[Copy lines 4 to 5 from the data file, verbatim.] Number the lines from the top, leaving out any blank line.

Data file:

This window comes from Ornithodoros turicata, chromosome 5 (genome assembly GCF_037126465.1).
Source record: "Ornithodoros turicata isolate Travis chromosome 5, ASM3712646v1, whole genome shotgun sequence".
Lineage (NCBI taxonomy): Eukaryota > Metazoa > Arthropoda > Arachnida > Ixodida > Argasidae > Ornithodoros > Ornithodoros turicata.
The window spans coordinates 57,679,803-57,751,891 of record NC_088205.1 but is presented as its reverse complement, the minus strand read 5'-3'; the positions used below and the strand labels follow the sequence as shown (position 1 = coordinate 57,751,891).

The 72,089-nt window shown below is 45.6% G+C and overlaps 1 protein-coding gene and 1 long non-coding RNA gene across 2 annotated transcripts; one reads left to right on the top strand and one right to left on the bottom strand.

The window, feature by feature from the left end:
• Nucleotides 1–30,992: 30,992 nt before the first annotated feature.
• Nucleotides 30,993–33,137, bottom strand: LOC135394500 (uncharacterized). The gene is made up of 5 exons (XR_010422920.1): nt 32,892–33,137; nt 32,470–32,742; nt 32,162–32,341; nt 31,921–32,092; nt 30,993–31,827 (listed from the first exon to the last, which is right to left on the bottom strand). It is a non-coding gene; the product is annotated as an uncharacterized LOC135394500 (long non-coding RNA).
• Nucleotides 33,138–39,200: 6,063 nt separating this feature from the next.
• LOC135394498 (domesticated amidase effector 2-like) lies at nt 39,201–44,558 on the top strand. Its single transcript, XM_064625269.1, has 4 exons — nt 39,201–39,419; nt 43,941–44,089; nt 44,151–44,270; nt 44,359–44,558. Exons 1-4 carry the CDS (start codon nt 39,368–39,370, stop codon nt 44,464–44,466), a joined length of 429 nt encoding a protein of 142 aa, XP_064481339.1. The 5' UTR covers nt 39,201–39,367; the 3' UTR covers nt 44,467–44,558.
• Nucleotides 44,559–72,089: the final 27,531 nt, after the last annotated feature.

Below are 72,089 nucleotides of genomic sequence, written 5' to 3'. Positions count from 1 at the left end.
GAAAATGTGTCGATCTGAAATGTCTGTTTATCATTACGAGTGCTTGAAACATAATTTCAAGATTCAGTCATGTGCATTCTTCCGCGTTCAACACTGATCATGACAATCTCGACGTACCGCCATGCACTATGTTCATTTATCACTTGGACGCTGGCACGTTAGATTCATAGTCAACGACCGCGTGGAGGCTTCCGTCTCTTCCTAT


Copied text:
The window spans coordinates 57,679,803-57,751,891 of record NC_088205.1 but is presented as its reverse complement, the minus strand read 5'-3'; the positions used below and the strand labels follow the sequence as shown (position 1 = coordinate 57,751,891).

The 72,089-nt window shown below is 45.6% G+C and overlaps 1 protein-coding gene and 1 long non-coding RNA gene across 2 annotated transcripts; one reads left to right on the top strand and one right to left on the bottom strand.